1 more week to go: Next week is the final main season pickup.
In Your Share:
Broccoli or Cauliflower
Full Shares Only:
Carnival Winter Squash
Cucumber or Zucchini
This is a heavy share for October! In spite of the rain, most of our crops are still looking good out there. Instead of succumbing to mold, so far they just keep getting bigger. The fennel are HUGE (and tender and tasty), the carrots are fat and lovely, and our green onions are getting so tall that they’re falling over. Our final rotation of broccoli is full of deep green heads and succulent shoots, and it seems to be holding up well against the rain. Crown rot can be an issue for us with late broccoli, but these are fighting it off long enough to get it to you.
The cauliflower seems to be responding well to the boron sprays, and we have the nicest heads we’ve gotten from these rotations today. Unfortunately, this will likely be the last of it, since there aren’t many heads left over there. Now I know how to identify and cure this problem, though, so I’ll be keeping a closer eye and hopefully will catch future boron deficiencies before our field turns into a cauliflower graveyard. I’ve suspected boron deficiencies in other crops as well (especially beets and spinach), so it will be worth exploring if this can help us have better production all around.
New today are leeks, which are one of my favorites but aren’t our most productive crop. Leeks are milder than onions and have a savory flavor all their own. I love to use them in soups, sautes, and braises. I use the whole leek, greens and all, and I don’t usually find ours to be too tough. We have peeled and washed them, but leeks are notorious for catching soil in their many leaf bases. You will probably want to give them a good rinse before using them. Typically I slice them lengthwise, lay them cut side down, and slice them into thin half moons. If you don’t want to cook with the greens, they are a great addition to stock.
We pulled the cucumbers out last week, but were able to pick enough to give them to some of you today. The zucchini plants are going downhill, but we gave them a few days off from harvest and lots are still sizing up nicely. So full shares get what will (probably) be the last of these summery crops.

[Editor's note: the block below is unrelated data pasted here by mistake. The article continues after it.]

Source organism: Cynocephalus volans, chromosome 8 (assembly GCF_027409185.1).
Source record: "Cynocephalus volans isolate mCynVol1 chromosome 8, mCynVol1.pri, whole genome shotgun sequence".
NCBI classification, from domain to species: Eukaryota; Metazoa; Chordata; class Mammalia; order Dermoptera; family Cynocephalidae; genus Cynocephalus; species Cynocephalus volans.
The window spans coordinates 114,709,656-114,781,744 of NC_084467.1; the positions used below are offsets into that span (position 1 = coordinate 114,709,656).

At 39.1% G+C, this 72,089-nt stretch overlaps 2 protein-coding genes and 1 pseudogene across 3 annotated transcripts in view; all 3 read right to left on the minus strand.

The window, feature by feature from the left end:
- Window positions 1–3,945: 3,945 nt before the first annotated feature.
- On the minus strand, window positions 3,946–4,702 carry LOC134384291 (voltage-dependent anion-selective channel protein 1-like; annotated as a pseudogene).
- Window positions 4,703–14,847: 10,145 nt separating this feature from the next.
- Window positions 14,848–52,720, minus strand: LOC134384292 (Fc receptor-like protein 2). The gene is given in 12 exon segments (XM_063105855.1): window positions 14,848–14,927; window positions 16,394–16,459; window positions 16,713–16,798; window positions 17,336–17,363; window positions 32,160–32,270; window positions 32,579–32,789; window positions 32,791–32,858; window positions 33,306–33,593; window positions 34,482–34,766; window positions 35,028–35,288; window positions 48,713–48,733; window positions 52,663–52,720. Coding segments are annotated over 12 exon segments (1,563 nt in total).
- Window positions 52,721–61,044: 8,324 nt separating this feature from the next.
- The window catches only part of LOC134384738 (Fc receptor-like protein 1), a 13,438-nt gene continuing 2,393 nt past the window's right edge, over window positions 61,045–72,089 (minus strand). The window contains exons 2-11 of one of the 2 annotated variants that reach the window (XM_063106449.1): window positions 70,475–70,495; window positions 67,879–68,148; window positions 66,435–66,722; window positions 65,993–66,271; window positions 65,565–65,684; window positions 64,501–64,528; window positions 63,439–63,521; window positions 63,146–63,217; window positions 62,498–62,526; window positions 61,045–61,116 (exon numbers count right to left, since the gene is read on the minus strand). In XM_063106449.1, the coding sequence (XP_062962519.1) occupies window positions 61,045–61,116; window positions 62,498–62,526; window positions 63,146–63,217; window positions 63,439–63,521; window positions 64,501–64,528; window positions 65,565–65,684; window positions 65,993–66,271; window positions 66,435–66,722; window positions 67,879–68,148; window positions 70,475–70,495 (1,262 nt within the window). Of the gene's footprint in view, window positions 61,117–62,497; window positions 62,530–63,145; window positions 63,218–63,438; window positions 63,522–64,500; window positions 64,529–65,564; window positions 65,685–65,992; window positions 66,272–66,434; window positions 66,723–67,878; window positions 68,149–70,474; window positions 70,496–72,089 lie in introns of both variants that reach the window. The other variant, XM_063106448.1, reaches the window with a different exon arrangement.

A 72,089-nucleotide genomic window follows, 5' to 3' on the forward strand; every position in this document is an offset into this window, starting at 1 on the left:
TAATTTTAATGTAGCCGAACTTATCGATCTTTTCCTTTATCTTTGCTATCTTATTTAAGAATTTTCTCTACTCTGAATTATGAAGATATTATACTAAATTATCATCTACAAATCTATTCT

Note that next week is the final main season pickup! We have a few more spots available for the extended season, so please let me know if you want to sign up. We will continue to deliver to all of our usual drop sites, and we have some lovely crops waiting in the wings for November. Harvest season isn’t over yet!
Leeks and Chanterelles
It wouldn’t be fall in the northwest without leeks and chanterelles. This is a basic mixture that can be eaten by itself or as a side dish, put into an omelette, mixed with roasted potatoes or quinoa, used as a filling for quiche, or stuffed with rice into squash.
Heat a dry skillet over medium heat. Chop into medium pieces:
1 pound chanterelle mushrooms
Add to the skillet and dry sautee (no oil) while the mushrooms release their juices. You can either strain off the juice to use for another purpose or wait for it to steam away. When the water is all gone and the mushrooms just begin to stick, add:
3 Tbsp butter
2 leeks, chopped coarsely
1 tsp fresh thyme
salt and pepper
Stir and sautee for about 15 minutes, or until leeks are caramelized and mushrooms are well-browned.
If using as a stuffing or filling for quiche, stop cooking after the mushrooms and leeks just begin to brown, as they will continue to cook in the oven.
I often will make this into a meal by adding a chopped bunch of kale 6 or 7 minutes before they are done and serving with rice or quinoa.
Linguine with Fennel and Tuna
From marthastewart.com. Crisp, mild fennel is livened up with lemon juice and capers, and then tossed with linguine and canned tuna. This light dinner is ready in just 20 minutes.
1 pound linguine
2 medium fennel bulbs, (8 ounces each)
3 tablespoons olive oil
3 tablespoons freshly squeezed lemon juice
2 tablespoons capers
Coarse salt and ground pepper
2 cans (6 ounces each) solid light tuna, drained
Cook linguine according to package instructions. Drain and return to pot; reserve 1/2 cup pasta water.
Trim fennel bulbs; reserve 1/4 cup chopped fronds. Quarter, core, and thinly slice bulbs crosswise; cook in 1 tablespoon olive oil in a skillet over medium-high heat until golden, stirring occasionally, 10 minutes. Add to pasta along with fronds, lemon juice, capers, remaining 2 tablespoons olive oil, and reserved pasta water.
Season with salt and pepper. Flake in tuna. Gently toss.